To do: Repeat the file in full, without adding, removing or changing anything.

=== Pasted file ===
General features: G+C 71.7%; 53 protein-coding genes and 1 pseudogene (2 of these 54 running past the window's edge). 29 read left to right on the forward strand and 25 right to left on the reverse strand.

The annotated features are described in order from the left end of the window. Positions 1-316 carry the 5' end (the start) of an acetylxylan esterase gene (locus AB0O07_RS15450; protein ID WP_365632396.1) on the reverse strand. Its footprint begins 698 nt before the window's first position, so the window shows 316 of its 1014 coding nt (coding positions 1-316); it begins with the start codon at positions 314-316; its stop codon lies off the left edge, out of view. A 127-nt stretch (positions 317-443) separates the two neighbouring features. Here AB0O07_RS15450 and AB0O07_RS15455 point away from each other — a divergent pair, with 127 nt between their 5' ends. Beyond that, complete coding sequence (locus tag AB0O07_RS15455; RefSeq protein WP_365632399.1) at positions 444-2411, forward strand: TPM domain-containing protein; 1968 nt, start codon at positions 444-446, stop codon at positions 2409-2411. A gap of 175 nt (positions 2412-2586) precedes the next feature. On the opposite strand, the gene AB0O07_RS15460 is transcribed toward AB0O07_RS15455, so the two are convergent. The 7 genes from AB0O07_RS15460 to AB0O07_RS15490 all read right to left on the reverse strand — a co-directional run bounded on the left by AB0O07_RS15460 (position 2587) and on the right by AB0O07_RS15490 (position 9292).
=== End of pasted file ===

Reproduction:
General features: G+C 71.7%; 53 protein-coding genes and 1 pseudogene (2 of these 54 running past the window's edge). 29 read left to right on the forward strand and 25 right to left on the reverse strand.

The annotated features are described in order from the left end of the window. Positions 1-316 carry the 5' end (the start) of an acetylxylan esterase gene (locus AB0O07_RS15450; protein ID WP_365632396.1) on the reverse strand. Its footprint begins 698 nt before the window's first position, so the window shows 316 of its 1014 coding nt (coding positions 1-316); it begins with the start codon at positions 314-316; its stop codon lies off the left edge, out of view. A 127-nt stretch (positions 317-443) separates the two neighbouring features. Here AB0O07_RS15450 and AB0O07_RS15455 point away from each other — a divergent pair, with 127 nt between their 5' ends. Beyond that, complete coding sequence (locus tag AB0O07_RS15455; RefSeq protein WP_365632399.1) at positions 444-2411, forward strand: TPM domain-containing protein; 1968 nt, start codon at positions 444-446, stop codon at positions 2409-2411. A gap of 175 nt (positions 2412-2586) precedes the next feature. On the opposite strand, the gene AB0O07_RS15460 is transcribed toward AB0O07_RS15455, so the two are convergent. The 7 genes from AB0O07_RS15460 to AB0O07_RS15490 all read right to left on the reverse strand — a co-directional run bounded on the left by AB0O07_RS15460 (position 2587) and on the right by AB0O07_RS15490 (position 9292).